alexa
Reach Us +44-1647-403003
Right Parasternal Cardiac Surgery after Radical Treatment of Left Breast Cancer | OMICS International
ISSN: 2329-9517
Journal of Cardiovascular Diseases & Diagnosis
Make the best use of Scientific Research and information from our 700+ peer reviewed, Open Access Journals that operates with the help of 50,000+ Editorial Board Members and esteemed reviewers and 1000+ Scientific associations in Medical, Clinical, Pharmaceutical, Engineering, Technology and Management Fields.
Meet Inspiring Speakers and Experts at our 3000+ Global Conferenceseries Events with over 600+ Conferences, 1200+ Symposiums and 1200+ Workshops on
Medical, Pharma, Engineering, Science, Technology and Business

Right Parasternal Cardiac Surgery after Radical Treatment of Left Breast Cancer

Akimasa Morisaki*, Koji Hattori, Yasuyuki Kato, Manabu Motoki, Yosuke Takahashi, Shinsuke Nishimura and Toshihiko Shibata
Department of Cardiovascular Surgery, Osaka City General Hospital, Osaka, Japan
Corresponding Author : Akimasa Morisaki
Department of Cardiovascular Surgery
Osaka City General Hospital
2-13-22 Miyakojima-hondori
Miyakojimaku, Osaka 534-0021, Japan
Tel: +81-6-6929-1221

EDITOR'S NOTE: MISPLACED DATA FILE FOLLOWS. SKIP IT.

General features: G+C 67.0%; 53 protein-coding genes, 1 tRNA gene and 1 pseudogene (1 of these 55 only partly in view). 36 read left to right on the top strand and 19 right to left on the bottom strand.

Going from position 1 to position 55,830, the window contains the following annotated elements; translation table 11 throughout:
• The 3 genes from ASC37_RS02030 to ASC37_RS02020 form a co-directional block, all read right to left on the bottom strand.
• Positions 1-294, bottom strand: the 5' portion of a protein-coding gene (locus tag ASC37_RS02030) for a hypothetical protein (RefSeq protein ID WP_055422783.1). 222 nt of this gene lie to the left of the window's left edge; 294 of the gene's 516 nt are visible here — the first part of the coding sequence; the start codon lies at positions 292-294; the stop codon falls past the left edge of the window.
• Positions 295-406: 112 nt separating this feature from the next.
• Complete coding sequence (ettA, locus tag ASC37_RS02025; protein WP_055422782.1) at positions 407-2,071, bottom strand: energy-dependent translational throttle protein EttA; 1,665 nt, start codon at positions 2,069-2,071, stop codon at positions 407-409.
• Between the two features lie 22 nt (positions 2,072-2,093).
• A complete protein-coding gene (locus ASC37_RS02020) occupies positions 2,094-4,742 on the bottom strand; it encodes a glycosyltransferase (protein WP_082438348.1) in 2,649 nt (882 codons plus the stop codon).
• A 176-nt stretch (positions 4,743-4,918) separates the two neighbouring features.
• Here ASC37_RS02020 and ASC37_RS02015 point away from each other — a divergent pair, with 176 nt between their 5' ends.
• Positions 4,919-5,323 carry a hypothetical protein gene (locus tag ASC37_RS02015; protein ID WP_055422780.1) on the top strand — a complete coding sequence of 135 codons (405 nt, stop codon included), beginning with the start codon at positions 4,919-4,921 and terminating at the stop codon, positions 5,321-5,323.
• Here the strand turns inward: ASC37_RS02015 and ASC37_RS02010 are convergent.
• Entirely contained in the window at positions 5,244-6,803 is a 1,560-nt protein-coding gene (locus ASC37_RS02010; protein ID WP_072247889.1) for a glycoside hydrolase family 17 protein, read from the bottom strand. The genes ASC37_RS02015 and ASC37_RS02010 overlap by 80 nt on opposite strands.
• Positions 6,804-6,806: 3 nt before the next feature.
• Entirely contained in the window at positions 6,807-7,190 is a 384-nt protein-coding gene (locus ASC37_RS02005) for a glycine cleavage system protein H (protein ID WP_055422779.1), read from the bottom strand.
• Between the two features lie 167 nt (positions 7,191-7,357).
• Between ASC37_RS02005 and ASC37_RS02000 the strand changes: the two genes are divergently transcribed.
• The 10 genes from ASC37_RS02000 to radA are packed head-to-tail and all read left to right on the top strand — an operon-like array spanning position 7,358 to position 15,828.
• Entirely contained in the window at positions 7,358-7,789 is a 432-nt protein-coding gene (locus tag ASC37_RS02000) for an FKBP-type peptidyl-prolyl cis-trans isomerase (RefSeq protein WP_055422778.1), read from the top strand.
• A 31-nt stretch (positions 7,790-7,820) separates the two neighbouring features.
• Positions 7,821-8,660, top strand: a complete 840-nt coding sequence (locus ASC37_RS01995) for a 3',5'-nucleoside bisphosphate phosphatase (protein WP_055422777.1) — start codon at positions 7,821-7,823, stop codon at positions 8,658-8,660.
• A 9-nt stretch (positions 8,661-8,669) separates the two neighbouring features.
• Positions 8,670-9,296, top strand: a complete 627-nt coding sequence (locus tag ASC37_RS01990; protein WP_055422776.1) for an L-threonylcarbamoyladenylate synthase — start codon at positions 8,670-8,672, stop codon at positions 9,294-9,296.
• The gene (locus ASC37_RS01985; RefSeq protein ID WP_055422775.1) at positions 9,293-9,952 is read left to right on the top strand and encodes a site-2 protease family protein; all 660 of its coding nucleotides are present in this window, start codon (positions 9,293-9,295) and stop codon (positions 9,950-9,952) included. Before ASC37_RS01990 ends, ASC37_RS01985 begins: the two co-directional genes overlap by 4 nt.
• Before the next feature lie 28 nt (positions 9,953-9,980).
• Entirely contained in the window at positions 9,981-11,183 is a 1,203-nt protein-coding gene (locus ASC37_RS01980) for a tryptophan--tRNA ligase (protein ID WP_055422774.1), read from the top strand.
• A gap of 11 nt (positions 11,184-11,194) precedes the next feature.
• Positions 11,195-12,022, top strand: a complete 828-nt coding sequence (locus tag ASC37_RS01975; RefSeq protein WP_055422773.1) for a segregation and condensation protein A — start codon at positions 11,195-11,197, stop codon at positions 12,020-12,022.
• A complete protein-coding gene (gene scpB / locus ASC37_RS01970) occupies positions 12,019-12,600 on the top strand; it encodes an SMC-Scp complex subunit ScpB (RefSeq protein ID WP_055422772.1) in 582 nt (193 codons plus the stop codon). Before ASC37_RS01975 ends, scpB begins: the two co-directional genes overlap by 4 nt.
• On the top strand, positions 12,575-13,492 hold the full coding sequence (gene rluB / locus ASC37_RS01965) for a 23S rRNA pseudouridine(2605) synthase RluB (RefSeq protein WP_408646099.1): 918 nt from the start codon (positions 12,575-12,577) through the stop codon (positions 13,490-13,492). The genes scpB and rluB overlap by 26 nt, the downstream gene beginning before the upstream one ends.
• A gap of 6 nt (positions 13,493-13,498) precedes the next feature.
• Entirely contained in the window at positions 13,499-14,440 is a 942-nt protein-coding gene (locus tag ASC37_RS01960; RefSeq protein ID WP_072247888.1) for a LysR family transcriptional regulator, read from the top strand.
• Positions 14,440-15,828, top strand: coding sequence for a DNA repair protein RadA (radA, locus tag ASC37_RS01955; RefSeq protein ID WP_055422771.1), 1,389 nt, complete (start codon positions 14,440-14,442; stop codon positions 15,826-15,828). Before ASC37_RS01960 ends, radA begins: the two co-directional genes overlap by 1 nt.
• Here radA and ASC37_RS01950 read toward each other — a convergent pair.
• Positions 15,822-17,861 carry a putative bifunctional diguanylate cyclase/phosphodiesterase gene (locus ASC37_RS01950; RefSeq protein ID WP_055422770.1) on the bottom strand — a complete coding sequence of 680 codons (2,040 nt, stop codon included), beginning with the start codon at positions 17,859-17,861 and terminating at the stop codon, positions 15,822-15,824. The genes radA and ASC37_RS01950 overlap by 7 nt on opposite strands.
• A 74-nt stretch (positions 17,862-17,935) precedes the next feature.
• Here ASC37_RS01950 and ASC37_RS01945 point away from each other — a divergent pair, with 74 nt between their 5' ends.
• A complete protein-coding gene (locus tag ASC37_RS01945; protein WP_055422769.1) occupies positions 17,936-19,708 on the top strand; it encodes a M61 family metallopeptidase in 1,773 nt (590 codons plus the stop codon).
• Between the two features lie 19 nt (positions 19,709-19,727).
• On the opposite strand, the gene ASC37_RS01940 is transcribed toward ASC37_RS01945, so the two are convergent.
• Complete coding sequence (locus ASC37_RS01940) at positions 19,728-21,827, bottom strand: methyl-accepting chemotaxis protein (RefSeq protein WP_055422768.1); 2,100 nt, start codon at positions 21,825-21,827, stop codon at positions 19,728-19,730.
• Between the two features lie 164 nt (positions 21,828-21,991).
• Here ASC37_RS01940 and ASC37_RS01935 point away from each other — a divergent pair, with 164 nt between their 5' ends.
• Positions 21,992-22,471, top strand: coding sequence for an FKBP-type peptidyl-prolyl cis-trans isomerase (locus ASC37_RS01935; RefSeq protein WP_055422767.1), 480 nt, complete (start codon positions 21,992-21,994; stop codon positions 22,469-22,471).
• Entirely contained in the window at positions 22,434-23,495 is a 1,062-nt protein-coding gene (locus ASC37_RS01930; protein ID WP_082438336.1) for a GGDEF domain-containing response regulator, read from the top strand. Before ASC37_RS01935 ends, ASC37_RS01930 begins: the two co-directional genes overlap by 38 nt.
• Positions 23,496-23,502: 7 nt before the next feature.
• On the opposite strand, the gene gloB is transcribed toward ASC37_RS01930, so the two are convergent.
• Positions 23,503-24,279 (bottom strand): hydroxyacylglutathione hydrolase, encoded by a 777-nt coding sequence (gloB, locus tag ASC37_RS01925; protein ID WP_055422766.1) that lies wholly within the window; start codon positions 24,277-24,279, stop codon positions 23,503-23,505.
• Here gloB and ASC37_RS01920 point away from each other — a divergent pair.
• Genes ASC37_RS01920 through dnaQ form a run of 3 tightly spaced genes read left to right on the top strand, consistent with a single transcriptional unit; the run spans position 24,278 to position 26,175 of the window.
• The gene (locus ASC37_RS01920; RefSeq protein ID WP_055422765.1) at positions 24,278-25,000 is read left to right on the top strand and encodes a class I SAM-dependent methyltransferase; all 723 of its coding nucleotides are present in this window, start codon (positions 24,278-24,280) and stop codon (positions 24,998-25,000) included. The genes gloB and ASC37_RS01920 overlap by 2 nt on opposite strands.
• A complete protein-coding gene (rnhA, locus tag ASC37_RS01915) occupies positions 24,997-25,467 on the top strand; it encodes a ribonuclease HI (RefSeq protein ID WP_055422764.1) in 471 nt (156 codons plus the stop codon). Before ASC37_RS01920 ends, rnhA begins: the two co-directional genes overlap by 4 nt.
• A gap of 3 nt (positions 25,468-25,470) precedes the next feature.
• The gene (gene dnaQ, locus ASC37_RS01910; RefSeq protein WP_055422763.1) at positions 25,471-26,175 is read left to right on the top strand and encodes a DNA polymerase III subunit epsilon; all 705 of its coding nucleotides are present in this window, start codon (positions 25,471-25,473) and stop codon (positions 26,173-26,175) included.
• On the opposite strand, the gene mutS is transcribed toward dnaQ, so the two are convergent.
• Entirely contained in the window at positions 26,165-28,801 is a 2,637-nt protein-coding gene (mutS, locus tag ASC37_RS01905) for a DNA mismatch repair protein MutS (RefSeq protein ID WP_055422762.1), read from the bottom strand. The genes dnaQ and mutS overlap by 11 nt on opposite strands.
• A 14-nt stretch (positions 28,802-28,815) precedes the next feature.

Fax: +81-6-6929-0623
E-mail: [email protected]
Received December 23, 2013; Accepted February 10, 2014; Published February 16, 2014
Citation: Morisaki A, Hattori K, Kato Y, Motoki M, Takahashi Y, et al. (2014) Right Parasternal Cardiac Surgery after Radical Treatment of Left Breast Cancer. J Cardiovasc Dis Diagn 2:146. doi: 10.4172/2329-9517.1000146
Copyright: © 2014 Morisaki A, et al. This is an open-access article distributed under the terms of the Creative Commons Attribution License, which permits unrestricted use, distribution, and reproduction in any medium, provided the original author and source are credited.
Related article at
DownloadPubmed DownloadScholar Google

Visit for more related articles at Journal of Cardiovascular Diseases & Diagnosis

Abstract